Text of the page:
So people are tweeting from their mobile devices (smartphones in particular), considerably as well- that much we can confirm. Hypothetically, if there was data already readily available in which we could see, clearly for example: whether ‘x’ amount of users on Android phones tweet more than ‘x’ amount of users tweet on iPhones or Blackberrys – what could we derive from this information? Do we simply put this down to certain situational variables, accessibility to internet etc? There is no doubt a large number of explanations for such a statistic if it were true.
Some of the questions you’d need to ask are: does the Twitter mobile app for Android invoke a different response to that of the Apple app or Blackberry app? Different app interfaces for different platforms may elicit different responses. Blackberry tweeters for instance may be more inclined to tweet more regularly than Apple iOS users. The Android marketplace offers more than one kind of Twitter App. Is it likely therefore that Android users using a third party app are more inclined to tweet than an Android user using the official app – purely down to interfacial differences and aesthetics or enhanced features? Kate Crawford for example, argues Twitter’s appeal is in the intimacy that it provides. Can this intimacy be derived through aesthetics as well as peer to peer interaction?
We could go further and ask whether users more inclined to tweet if they use the Twitter ‘widget’ on their mobile phone. If the widget were in fact not available – would they tweet less frequently? Or what about other apps like Nike (where it will automatically let people know of a running route you’ve done) or FourSquare(where you ‘check-in’ to certain locations)? Is there no significance in tweeters using these apps? Maybe people are trying to elicit social interaction with others by doing so, as they may do within other social networks.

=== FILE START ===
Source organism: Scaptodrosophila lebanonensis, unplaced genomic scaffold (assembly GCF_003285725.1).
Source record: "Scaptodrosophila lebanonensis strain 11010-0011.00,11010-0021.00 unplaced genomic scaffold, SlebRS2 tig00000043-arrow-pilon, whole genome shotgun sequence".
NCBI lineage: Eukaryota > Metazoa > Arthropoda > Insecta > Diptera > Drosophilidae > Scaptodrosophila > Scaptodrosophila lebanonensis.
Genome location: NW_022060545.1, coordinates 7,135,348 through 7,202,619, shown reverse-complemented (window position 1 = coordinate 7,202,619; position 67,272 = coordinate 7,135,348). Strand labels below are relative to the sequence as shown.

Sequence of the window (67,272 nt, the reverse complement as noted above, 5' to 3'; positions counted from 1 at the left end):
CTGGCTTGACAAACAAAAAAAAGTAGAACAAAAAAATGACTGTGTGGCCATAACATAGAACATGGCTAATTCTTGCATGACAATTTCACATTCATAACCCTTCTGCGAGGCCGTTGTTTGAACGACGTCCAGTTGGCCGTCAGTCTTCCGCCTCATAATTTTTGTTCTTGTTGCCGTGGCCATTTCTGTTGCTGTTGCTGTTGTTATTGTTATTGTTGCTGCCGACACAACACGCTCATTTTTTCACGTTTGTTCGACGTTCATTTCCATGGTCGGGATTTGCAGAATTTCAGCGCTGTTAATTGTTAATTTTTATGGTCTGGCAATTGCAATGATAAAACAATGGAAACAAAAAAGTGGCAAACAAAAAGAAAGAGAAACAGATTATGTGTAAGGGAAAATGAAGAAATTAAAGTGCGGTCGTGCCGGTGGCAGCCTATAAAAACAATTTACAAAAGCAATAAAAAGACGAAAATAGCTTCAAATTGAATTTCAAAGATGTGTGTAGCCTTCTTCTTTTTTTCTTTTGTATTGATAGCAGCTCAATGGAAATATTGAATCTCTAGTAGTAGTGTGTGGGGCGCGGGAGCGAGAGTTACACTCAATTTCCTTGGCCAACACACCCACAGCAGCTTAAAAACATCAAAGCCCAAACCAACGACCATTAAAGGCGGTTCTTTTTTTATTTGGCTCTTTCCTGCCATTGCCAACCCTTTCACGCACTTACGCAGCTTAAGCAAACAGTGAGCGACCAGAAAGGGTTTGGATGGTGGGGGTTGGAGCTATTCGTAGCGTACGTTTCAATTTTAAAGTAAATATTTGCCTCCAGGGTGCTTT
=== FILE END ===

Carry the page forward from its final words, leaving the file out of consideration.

Do we simply put it down to individual preferences and motivations and leave it as that? What if we’re neglecting something key to twitter in general? There may be possible trends and tendencies, particularly in relation to social interaction or app features, that we’re just not aware of because of no available data. It may be an avenue worth exploring, even if it is purely due to the sheer number of mobile users tweeting.
Real life Social Interaction
The second question is more behavioral in nature and does touch upon one of the most debated subjects within Twitter academia, identity, but is still in relation to mobile tweeting. Specifically, does mobile tweeting when one interacts with a group socially in real life elicit a different type of tweeting behaviour?
Of course, there have been studies done on situational scenarios: (watching TV – Wohn) and geographical locations (Danah Boyd, Sarita Yardi). For example, geographically, it may be safe to assume that if a user is at his or her home, they may be less inclined to tweet that fact than if they were out at a restaurant. Boyd discovers a correlation between local physical proximity and local events – in which case tweeters would be more inclined to tweet specifically on that event.